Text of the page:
At the time, this seemed like sage advice. Other people couldn’t determine who I was. That was my job. Unfortunately, the depression and anxiety didn’t go away no matter how many times I told myself what my father said was logical and true. I continued to be afraid to go into the store. And I hurt myself. Whenever I thought I’d failed in some way, no matter how small, I hurt myself.

Years later, after an endless cycle of highs and low lows, I drove to Walmart and sat in the parking lot trying to work up the courage to go inside and buy a gun. The only thing keeping me from it wasn’t my strength. It was my anxiety. I didn’t know what I’d say if they asked questions. I knew I’d start to cry. It wasn’t until I treated my depression like an illness that I started to feel better.

Please don’t let anyone tell you your depression is a personal failing. Get the help you need. Take the medications you need to take. You’re not weak. Depressed people are some of the strongest, most resilient people I know. You’re also not defective. You’re human.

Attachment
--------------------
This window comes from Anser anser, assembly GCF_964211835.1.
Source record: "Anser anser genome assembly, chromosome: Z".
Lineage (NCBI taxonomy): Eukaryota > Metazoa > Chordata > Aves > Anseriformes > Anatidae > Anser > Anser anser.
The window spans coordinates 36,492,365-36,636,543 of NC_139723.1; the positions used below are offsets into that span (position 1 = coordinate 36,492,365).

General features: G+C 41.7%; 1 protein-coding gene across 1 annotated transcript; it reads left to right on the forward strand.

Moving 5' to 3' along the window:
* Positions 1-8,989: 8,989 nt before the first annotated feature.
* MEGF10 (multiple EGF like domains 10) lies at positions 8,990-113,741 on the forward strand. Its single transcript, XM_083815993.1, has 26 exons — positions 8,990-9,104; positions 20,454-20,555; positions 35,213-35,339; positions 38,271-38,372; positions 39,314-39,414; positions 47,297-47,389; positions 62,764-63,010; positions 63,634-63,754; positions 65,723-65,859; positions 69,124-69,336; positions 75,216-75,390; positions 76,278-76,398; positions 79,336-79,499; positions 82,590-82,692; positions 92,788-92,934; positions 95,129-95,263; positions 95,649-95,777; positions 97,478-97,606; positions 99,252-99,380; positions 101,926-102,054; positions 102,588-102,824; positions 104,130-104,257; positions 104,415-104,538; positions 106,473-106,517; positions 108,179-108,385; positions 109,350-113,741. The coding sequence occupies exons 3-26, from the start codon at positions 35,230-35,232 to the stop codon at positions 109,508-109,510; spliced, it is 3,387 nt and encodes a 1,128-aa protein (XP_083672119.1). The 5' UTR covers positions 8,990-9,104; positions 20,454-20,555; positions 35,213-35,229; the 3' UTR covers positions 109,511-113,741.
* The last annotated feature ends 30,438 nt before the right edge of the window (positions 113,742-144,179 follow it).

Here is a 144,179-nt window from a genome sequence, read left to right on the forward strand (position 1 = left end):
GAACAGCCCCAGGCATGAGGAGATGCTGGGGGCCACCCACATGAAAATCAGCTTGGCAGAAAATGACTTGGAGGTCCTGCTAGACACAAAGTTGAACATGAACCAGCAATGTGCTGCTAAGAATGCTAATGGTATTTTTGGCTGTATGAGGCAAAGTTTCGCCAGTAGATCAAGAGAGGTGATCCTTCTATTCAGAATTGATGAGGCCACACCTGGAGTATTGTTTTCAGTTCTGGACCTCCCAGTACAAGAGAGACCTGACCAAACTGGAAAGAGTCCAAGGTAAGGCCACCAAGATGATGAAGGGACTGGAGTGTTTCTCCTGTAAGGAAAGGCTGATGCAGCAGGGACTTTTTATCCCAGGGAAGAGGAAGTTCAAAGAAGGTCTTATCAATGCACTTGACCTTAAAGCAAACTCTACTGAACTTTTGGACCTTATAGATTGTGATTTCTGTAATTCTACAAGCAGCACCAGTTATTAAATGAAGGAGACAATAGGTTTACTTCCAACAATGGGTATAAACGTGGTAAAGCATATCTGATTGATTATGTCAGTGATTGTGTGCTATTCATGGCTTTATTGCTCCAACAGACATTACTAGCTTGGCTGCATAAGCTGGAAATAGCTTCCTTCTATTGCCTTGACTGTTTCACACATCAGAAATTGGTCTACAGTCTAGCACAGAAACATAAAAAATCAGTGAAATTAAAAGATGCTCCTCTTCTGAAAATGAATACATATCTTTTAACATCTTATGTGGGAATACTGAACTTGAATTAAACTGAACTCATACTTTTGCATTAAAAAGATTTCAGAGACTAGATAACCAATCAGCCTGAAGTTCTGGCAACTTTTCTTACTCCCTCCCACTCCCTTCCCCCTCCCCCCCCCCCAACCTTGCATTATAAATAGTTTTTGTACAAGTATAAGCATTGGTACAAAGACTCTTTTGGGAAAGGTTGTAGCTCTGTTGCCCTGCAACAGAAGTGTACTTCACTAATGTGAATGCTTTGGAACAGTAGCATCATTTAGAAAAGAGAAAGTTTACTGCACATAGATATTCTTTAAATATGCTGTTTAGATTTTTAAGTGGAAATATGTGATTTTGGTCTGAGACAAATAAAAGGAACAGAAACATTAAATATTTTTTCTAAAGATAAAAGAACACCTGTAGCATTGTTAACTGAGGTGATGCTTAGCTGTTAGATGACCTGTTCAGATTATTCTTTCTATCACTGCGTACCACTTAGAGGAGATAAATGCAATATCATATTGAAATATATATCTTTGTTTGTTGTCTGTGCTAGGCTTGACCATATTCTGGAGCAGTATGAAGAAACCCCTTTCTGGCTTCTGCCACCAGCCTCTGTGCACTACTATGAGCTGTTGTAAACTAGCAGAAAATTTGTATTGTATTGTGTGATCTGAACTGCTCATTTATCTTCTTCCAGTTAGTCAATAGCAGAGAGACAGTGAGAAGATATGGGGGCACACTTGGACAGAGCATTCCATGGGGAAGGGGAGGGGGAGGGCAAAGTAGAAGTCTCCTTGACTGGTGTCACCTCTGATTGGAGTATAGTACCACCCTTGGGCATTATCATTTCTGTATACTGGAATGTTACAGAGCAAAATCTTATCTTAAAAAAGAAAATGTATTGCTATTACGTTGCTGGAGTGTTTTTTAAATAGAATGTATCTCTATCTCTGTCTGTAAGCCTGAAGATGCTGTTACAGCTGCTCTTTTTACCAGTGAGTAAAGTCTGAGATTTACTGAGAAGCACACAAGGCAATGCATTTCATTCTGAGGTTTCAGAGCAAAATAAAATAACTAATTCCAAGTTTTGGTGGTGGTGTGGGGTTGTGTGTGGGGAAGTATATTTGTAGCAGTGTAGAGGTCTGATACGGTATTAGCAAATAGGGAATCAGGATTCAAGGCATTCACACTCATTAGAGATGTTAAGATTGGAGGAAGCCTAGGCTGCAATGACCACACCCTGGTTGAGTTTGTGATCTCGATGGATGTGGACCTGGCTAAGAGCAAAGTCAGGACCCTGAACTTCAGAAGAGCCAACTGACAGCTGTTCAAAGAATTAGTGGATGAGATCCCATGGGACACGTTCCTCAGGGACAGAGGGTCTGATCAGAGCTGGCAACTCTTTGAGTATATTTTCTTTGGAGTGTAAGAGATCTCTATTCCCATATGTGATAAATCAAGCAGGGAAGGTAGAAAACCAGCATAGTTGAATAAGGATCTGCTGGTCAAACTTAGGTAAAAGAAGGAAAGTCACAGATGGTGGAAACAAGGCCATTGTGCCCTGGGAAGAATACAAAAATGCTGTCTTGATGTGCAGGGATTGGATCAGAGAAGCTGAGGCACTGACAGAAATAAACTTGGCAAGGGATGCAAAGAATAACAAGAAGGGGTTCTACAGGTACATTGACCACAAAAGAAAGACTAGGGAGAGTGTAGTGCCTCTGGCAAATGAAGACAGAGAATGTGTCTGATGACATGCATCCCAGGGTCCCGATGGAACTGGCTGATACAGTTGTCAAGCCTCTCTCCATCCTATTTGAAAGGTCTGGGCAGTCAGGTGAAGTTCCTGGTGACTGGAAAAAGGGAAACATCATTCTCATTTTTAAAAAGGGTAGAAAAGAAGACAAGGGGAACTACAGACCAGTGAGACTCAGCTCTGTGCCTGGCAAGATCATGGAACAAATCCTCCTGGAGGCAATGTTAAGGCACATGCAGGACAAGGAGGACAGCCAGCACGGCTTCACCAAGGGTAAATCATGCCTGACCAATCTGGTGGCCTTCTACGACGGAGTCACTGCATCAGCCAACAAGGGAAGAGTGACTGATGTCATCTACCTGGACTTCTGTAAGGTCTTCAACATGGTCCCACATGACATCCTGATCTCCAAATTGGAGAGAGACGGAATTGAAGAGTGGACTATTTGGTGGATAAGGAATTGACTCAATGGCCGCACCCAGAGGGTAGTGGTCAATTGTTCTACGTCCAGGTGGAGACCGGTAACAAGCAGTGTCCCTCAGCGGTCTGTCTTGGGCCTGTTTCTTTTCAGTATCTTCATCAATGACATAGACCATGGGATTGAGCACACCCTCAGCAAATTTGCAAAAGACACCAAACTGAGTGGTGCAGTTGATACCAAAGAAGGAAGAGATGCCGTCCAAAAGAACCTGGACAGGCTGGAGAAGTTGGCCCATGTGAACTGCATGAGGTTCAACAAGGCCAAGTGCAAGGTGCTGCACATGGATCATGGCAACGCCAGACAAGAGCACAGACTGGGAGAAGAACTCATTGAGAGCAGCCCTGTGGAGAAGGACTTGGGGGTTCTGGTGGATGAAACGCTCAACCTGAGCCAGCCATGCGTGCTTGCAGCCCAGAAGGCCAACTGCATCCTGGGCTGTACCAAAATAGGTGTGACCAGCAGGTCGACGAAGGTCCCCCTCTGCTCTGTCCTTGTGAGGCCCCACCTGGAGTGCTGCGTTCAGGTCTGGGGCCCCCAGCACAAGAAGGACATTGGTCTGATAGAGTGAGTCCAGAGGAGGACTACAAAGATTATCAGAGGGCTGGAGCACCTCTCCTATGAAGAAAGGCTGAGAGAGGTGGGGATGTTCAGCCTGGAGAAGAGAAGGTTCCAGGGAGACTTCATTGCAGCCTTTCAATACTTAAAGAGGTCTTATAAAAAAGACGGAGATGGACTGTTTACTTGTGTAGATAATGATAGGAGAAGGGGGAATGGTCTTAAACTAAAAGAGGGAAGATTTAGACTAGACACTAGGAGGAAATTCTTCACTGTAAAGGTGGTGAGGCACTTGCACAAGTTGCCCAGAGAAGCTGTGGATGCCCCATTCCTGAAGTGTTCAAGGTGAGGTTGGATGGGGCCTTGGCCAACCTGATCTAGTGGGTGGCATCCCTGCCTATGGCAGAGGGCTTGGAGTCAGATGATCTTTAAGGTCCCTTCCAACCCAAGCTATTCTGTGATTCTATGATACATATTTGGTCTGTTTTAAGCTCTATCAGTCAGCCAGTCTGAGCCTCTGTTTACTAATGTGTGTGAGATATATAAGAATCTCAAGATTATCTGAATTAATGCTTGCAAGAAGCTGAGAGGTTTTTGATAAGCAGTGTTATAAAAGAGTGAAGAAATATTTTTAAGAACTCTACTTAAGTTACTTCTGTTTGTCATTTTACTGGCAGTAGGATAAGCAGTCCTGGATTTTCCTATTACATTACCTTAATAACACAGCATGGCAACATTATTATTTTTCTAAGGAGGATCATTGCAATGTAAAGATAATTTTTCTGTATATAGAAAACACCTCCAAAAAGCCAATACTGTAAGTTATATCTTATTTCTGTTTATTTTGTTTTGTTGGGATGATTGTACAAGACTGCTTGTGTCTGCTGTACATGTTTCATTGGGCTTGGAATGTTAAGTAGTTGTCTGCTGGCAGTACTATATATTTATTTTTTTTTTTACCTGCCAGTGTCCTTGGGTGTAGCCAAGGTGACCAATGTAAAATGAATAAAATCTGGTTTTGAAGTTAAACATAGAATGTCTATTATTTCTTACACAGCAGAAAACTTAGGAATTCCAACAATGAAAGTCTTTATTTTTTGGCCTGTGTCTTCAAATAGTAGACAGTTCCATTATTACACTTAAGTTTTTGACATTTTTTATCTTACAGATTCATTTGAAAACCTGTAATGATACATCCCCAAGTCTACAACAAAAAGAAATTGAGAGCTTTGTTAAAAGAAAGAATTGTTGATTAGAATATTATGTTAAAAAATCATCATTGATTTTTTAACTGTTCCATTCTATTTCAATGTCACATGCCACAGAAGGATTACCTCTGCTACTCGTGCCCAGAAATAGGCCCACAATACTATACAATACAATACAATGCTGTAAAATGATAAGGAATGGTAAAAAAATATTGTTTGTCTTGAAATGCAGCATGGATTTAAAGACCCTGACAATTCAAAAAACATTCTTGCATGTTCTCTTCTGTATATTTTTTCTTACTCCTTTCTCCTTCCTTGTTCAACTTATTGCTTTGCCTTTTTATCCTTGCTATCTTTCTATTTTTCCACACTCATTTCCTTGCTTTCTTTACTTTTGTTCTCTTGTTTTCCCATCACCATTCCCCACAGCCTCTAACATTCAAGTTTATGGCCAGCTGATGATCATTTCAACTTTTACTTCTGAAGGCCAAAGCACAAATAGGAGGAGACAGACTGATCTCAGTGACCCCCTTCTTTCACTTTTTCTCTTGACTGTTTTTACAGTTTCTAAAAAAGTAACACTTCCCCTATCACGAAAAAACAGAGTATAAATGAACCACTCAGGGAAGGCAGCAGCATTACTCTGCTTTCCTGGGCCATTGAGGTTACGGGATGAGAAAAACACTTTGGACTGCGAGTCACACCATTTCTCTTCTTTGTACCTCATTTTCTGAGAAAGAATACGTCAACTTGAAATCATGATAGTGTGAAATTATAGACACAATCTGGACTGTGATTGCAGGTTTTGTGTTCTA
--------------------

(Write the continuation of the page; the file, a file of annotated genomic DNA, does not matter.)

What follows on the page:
Don’t be too hard on yourself

Here’s where I’m a massive hypocrite. My definition of “failure” is broad, and I’m quick to say my shortcomings are due to my defects as a human being, which are numerous and unforgivable. And that’s me taking it easy.

This is not healthy behavior. Don’t be like me!

As I said before, seeing others struggle with similar issues and overcome helps to a certain extent. One of the things I’m working up the courage to do is to share my work more often on social media. Events like #1linewed terrify me. I’ve also made a “let others tell you no” resolution. Simply put, I submit my work wherever I’d want it to be published, even if I think I have zero chance of ever being accepted.